Reply

  5. January 21, 2011 at 1:33 pm | Posted by Pauline

    My husband was diagnosed in March 2010 it's a challenge each day .We are taking it one day at a time.The worse is night time because he is restless and will go from bed to bed trying to find a comfort zone. He is on a drug called Aricept which helps some but for how long we don't know.We have the support of our friends and family which really helps.I am reading The 36 Hour Day which is helpful. My prayers are with all the people going through this.

    Reply

  6. January 18, 2011 at 3:36 am | Posted by jan

    very interesting woth the read! i realise their r people u must have know i did besides my mom, poor woman very sad ruthann

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  7. December 14, 2010 at 2:31 pm | Posted by Holly

    I am totally astonished that my mother has gone down so fast with vascular dementia. Last spring she was driving and shopping and now she uses walker and has to be reminded to use it. She is forgetful and mixes her words up and gets easily confused. The stories I have read do help. Like showing them pictures like in above comment. For me, I am almost shocked that this has happened. I guess because of the progression of it was so fast. Sometimes she can say a whole sentence and other times make no sense at all. She has had four hospitalizations this year , chronic anxiety/depression, delirium due to meds and then she overdosed. CT scan say ischemic changes. She has constant caregiver now, of course. I just hope we have her on right medicine. Thanks for reading.

    Reply

    • June 18, 2012 at 7:02 am | Posted by Kevin

      Alzheimer's disease can be very clnelhaging for famlies to cope with, especially since it can affect each individual differently. This website is easy to navigate and very helpful in providing information about Alzheimer's disease and how families can cope with this.

      Reply

  8. September 13, 2010 at 8:45 am | Posted by lynne mccarthy

    I think the hardest and most tiring aspect of dealing with someone diagnosed with alzheimers is the repetition. I work at a senior home and several residents need constant reassurance,not only on a daly basis, but minute by minute. A gentleman, for instance, will come up to the desk and say "I don't know where I am, how did I get here?" He says this at least four times a day and yet has lived at the home for seven years. It can be so tiring, you might want to get angry because you have just answered the same question minutes ago, but there's not point. The only thing to do is to answer the question kindly, show pictures, sit down and talk, reminisce. Do this as many times as you need. And amazingly, memories come through and you can both have a good time bringing back all those memories even you may have forgotten about. Write a journal. Get the pictures out. Start a history of the person. Where they were born and when, where they went to school, what their parents names were, what they worked at, childhood friends and what they did for hobbies, where they went on holiday. You can remind them of these facts each time they ask. Sit and talk about these things over a cup of tea. Go for a walk. Sometimes, in our busy day, we find it hard to, in the middle of cooking dinner, perhaps, stop what we are doing and sit and talk, yet this is what makes every journey unique and even enjoyable. You aren't only reminiscing about their life but yours also. Comb their hair, do their nails. Choose clothes. What colour do you want on today? Older people forget where they are and what they are doing constantly; it doesn't mean they have alzheimers, just that they are 97 and getting forgetful. Remind them. Gentley coax out some memories. If they don't know how they spent their money, tell them it's okay, you'll figure it out. Don't argue. They'll have forgotten in five minutes anyway, until the next time they ask. You learn too. I love my job. It is the best job in the world. It is fulfilling and some of these old folks have stories you wouldn't believe hidden in their memories. One lady was involved in starting the United Appeal; another a bank manager overseas; another travelled all over the world. They have done so much.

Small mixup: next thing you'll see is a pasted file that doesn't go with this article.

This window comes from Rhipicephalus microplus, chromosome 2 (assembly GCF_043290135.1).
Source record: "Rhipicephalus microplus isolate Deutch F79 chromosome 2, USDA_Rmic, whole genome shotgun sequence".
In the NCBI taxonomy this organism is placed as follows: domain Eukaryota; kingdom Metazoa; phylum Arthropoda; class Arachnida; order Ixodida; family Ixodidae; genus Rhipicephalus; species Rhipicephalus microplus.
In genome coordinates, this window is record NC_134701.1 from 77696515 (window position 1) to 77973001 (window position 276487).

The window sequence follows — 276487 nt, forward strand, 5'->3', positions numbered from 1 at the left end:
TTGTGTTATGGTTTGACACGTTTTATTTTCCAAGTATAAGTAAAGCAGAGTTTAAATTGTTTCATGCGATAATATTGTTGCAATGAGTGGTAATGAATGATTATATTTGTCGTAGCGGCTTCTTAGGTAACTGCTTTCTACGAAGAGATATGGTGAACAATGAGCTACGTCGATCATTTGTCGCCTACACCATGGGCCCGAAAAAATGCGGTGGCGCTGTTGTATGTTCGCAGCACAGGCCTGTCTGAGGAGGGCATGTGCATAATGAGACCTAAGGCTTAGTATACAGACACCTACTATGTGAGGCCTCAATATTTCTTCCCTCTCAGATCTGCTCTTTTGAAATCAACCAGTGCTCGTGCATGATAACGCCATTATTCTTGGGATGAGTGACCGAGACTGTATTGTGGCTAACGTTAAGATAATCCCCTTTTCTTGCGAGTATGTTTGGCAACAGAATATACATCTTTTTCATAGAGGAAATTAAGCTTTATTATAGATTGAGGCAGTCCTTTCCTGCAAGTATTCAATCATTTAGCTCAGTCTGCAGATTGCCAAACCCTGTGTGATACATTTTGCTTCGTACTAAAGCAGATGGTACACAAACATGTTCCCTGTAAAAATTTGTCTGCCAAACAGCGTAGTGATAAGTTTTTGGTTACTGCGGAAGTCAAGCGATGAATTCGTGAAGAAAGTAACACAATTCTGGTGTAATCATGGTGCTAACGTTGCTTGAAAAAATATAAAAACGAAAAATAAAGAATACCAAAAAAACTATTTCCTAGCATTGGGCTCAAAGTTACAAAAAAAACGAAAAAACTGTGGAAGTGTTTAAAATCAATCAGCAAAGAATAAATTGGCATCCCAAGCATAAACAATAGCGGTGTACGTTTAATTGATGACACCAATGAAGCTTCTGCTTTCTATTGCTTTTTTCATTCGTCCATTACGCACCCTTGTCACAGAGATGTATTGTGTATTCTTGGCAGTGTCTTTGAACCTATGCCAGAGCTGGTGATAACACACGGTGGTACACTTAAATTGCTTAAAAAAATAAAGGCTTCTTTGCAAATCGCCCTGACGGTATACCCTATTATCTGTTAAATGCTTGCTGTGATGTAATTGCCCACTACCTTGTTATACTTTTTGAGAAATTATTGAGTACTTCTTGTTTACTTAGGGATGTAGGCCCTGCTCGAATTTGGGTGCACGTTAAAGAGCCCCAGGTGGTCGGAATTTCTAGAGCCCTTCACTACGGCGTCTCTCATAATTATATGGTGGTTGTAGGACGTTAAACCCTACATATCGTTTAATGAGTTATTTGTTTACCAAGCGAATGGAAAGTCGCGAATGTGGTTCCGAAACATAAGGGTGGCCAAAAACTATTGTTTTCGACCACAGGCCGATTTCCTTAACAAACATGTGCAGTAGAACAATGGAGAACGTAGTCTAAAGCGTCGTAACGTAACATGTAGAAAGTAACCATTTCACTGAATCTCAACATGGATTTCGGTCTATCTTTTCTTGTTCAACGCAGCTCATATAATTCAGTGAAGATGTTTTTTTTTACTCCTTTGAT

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  9. August 26, 2010 at 3:33 pm | Posted by Betty J. Hansen

    I need to be encouraged in my caring for husband who is on the Alzheimer journey. He is part of the research at Mayo Clinic.

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    • February 29, 2012 at 11:56 am | Posted by Karen

      Your dear husband is so blessed to have you still by his side. Life partnership is a journey we can never know what will be around the next turn, can we? remember the good times daily and know the last leg of the journy may be steep but it leads upward.

      Reply

    • June 21, 2012 at 5:05 pm | Posted by Betty Murchison

      Pray, pray, pray. Ask God to give you His calming presence and the wisdom to choose your words carefully. I, too, am caring for my husband who has Alzheimer's. His anger, explosive behavior was more difficult than the memory issues. His doctor finally put him on Zolov and that has made a lot of improvement. He still gets angry, but the violent behavior is no longer there. (At least so far!)

      Reply